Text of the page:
After washing, the quilt is so soft and toasty! Future boy or girl Hamlet will be all snuggly warm. I’ll keep you posted when he or she is finally on the way.

 

Quick Louisiana Gumbo

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bowl of gumboI lived in Louisiana for over 15 years and learned many Cajun recipes. There are so many flavorful, spicy dishes that make your mouth water – jambalaya, dirty rice, boudin (pronounced “boo-dan”), gumbo, etouffee (pronounced “eh-too-fay”), meat pies, and on and on.

Although I am usually a purest when it comes to cooking, preferring to make things from scratch rather than a box, there are times when a box mix is really what you need to save time or money. Gumbo is one of those foods in my opinion.

I’ve eaten all kinds of gumbo – shrimp, seafood, chicken, sausage,  some with okra, some without okra.

I’ve made tons of varieties, but my favorite is the chicken and sausage combo. You can slave for 5-6 hours to make gumbo from fresh ingredients because you have to create a stock before you even begin. Or you can cheat and use a box gumbo mix (see picture of gumbo I made yesterday).

I use Zatarain’s Gumbo Base (without rice in the mix). To make it truly taste authentic, I add some veggies to the gumbo and then top with filé (pronounced “fee-lay”) and Tony Chachere’s Creole Seasoning.

Filé is ground sassafras leaves and adds an earthy taste to the stew. It also is used as a thickening agent. I searched high and low here in New England and finally found some at Williams-Sonoma. The Creole seasoning is a spiced salt mixture that is put on almost every Cajun dish at some point in the cooking or eating. You can usually find Tony Chachere’s at any chain grocery store. If you are watching your salt intake, there is a low sodium version.

Quick Louisiana Gumbo

Ingredients:

  • 1 box of Zatarain’s Gumbo Base
  • 2 Tbsp. vegetable oil
  • 8 celery stalks, chopped
  • 6-7 green onions, chopped (DO NOT substitute other onions, like white or yellow, it will NOT taste right)
  • 8 c. of water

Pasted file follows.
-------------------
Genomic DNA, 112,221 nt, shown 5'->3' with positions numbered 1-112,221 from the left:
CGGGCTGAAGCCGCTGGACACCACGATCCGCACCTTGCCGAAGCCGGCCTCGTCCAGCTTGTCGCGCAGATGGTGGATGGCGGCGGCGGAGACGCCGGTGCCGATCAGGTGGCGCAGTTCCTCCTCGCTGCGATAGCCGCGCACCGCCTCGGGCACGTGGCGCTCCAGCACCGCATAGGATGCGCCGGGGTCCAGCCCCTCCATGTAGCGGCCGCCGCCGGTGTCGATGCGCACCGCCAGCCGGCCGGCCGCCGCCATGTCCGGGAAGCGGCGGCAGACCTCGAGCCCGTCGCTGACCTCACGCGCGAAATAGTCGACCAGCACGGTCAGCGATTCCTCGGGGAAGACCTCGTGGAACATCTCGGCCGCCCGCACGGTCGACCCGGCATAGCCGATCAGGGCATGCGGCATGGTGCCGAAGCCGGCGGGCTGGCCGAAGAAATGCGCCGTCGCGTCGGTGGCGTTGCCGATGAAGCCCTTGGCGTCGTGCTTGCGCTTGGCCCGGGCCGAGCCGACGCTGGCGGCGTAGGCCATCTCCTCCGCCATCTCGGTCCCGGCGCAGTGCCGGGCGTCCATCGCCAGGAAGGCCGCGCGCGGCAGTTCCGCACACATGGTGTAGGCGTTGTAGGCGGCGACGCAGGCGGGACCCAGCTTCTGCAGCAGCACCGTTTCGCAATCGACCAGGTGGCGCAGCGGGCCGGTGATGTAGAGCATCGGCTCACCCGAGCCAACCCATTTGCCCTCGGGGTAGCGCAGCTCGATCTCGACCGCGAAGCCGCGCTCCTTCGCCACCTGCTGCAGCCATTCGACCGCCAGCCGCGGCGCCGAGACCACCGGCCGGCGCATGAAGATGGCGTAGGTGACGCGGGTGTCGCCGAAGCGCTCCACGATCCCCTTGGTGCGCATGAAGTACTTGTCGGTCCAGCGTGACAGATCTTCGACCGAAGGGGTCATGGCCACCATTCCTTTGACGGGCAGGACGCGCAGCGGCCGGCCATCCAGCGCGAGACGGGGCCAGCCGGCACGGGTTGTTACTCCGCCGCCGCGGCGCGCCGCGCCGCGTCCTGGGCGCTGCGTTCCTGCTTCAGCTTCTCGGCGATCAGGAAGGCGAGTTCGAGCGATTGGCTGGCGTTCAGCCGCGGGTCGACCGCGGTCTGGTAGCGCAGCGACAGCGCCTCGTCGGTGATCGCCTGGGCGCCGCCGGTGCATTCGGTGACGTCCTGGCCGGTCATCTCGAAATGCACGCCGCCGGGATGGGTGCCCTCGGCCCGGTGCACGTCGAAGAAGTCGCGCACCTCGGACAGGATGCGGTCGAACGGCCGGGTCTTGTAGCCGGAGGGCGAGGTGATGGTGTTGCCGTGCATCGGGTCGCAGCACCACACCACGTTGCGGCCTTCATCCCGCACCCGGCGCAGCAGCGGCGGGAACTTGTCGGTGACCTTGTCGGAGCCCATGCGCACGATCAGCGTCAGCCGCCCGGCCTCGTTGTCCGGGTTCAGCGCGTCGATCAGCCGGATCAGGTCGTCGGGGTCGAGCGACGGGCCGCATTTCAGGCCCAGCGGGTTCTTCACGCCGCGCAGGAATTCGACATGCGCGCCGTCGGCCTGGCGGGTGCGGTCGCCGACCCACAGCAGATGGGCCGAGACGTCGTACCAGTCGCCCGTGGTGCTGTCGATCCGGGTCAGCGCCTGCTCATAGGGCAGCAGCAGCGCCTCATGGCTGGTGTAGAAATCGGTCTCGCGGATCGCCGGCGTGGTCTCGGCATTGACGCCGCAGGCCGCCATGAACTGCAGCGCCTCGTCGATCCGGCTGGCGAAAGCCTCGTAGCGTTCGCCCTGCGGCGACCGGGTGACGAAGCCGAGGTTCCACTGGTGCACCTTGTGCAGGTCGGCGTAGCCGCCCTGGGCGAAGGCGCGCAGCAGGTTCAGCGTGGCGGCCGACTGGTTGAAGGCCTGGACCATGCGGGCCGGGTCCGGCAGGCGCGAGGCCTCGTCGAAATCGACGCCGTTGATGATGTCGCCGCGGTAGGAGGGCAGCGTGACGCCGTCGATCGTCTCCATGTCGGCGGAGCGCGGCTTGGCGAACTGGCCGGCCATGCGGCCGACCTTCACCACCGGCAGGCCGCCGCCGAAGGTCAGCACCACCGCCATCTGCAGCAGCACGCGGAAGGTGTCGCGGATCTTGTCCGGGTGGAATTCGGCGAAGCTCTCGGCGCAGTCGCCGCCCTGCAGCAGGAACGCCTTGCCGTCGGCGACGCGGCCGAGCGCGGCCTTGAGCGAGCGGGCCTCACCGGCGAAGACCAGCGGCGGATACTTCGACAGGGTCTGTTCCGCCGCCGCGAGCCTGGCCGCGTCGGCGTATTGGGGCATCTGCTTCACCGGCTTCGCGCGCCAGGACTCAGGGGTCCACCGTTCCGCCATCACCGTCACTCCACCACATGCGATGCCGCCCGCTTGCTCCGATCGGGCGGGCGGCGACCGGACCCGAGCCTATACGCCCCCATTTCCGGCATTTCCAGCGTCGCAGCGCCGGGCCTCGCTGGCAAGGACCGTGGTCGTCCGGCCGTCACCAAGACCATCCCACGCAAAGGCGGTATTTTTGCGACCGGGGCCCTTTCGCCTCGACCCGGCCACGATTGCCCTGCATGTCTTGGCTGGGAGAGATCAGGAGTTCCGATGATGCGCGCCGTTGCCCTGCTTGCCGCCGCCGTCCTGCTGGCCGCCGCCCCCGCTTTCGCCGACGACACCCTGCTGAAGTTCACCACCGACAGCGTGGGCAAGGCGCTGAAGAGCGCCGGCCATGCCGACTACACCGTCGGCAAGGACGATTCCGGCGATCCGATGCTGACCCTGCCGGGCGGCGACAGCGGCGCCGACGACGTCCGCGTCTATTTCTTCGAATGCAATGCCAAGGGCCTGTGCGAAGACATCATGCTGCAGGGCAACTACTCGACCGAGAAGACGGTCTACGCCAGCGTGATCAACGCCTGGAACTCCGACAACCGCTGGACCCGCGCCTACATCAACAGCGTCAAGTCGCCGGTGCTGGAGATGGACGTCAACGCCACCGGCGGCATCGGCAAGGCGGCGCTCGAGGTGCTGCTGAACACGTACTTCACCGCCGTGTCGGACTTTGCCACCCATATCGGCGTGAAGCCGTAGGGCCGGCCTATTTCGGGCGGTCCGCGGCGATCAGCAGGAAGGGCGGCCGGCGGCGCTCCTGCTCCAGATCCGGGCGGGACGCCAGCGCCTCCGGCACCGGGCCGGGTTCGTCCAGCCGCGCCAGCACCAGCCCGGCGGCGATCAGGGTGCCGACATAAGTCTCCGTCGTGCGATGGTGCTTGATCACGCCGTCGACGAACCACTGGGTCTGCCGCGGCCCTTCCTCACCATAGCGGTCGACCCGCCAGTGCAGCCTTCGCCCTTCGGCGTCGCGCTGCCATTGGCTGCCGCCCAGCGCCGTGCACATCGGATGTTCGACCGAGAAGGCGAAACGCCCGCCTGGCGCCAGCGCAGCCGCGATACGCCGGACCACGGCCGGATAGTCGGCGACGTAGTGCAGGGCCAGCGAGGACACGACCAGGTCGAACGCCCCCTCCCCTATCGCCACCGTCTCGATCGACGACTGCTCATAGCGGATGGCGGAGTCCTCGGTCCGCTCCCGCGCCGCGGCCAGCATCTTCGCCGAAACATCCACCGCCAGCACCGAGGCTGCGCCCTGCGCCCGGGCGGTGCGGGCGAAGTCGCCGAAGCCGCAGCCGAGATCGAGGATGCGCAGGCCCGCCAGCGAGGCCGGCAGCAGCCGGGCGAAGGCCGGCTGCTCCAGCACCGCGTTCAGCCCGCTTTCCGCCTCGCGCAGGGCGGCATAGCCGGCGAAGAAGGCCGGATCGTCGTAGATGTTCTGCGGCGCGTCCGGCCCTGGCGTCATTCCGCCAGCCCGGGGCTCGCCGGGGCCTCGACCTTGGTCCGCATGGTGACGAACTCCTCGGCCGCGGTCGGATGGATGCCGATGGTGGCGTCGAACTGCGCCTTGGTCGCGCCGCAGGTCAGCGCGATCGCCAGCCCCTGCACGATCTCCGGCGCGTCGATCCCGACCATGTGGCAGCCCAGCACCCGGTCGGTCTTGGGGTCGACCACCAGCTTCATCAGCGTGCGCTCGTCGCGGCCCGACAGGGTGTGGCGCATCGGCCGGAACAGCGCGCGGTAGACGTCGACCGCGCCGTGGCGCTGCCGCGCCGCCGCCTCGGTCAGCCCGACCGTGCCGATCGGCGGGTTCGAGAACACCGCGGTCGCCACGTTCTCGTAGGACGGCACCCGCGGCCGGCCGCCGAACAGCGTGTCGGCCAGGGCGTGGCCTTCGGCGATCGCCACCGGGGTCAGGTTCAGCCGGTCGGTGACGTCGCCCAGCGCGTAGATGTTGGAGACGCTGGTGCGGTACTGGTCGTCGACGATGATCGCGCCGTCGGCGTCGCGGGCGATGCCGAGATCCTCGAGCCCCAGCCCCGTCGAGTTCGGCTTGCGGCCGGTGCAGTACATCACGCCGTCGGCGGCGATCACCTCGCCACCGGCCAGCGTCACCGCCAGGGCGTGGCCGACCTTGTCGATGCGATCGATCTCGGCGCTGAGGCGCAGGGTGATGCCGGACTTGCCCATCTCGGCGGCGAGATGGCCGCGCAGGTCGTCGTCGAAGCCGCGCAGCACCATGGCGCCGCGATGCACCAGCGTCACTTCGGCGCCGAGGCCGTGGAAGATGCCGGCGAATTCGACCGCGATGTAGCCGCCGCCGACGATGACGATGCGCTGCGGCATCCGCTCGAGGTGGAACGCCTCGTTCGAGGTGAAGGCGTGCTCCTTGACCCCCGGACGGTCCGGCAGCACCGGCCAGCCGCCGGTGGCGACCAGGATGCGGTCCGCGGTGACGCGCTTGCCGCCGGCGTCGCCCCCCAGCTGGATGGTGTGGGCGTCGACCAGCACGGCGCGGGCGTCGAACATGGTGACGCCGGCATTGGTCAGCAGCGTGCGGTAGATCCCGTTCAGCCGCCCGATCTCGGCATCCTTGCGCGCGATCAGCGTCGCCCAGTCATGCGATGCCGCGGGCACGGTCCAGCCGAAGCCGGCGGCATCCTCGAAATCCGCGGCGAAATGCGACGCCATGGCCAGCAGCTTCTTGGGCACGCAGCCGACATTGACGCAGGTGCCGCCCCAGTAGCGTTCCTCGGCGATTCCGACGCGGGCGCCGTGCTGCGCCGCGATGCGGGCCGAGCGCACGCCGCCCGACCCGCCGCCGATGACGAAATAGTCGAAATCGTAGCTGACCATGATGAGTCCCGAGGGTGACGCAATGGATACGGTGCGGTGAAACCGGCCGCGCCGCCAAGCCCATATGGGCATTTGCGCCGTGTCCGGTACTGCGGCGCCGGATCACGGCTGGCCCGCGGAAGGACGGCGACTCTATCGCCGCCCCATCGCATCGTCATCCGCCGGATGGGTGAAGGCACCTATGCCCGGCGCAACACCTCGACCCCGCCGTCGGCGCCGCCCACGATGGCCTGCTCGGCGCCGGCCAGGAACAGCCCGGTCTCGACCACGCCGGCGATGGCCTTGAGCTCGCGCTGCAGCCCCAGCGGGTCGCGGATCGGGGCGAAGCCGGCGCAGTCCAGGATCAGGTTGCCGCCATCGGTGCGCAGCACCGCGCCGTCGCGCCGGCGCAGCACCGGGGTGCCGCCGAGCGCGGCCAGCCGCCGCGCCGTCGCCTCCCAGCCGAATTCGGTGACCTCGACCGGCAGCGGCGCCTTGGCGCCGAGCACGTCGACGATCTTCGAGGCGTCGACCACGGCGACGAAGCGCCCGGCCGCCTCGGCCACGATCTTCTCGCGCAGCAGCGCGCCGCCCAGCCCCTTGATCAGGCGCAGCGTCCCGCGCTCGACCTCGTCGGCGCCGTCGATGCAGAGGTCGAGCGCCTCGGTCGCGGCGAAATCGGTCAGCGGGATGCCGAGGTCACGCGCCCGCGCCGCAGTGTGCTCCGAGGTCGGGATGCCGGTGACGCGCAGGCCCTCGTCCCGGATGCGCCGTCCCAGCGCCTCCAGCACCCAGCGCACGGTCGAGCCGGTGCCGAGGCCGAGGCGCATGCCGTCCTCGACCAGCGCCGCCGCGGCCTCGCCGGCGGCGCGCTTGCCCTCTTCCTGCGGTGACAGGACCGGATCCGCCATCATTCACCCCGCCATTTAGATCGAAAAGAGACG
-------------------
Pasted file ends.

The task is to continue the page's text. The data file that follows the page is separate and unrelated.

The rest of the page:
• 16 oz. Andouille sausage, sliced into rounds
  • 2.5 c. chicken, cooked and shredded
  • 6-8 c. cooked rice
  • gumbo filé (optional)
  • Tony Chachere’s Creole seasoning (optional)

Instructions:
In a large stock pot combine the gumbo base, oil, and water. Stir on medium heat until all the powder is dissolved. Add the celery, onions, and sausage and bring gumbo to a boil. Reduce heat, cover, and simmer for 30 minutes. Add in the chicken and cook an additional 5 minutes. Pour over cooked rice and sprinkle with filé and/or Tony Chachere’s.

Yellow Sunshine Quilt

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Yellow Sunshine Quilt

This is the very first quilt I ever finished (well, a copy of this quilt). I had purchased several different yellow fabrics way back when, intending to make a simple patch quilt for my bed. But years went by, my tastes changed, and when I looked at the fabrics again, I didn’t really like them…much.

I decided to cut them into much smaller squares (finished size is 2.25″ square) than the original 6″ ones I had planned. There are  a TOTAL of 234 squares in the quilt. Whew!

The longest part wasn’t cutting the squares out, but laying them out on the floor to make sure I had a “random” pattern for the 9 different fabrics. I didn’t want any one fabric too close to itself. I then chain pieced all the rows and then put them together.

Yellow Sunshine QuiltI learned my lesson about pressing the seams on the first version of this quilt. Because I just pressed them whichever way, the piecing sometimes got a little off when putting all the rows together. This one was much easier to stitch as I alternated the seams on the rows so the squares lined up better at the corners.

I bought so much fabric the firs time that I have enough to make a 3rd version of this quilt…but that will have to wait behind all my other current projects.

I think this mono-chromatic scheme actually turned out rather nicely. Do you like mono-chromatic quilts?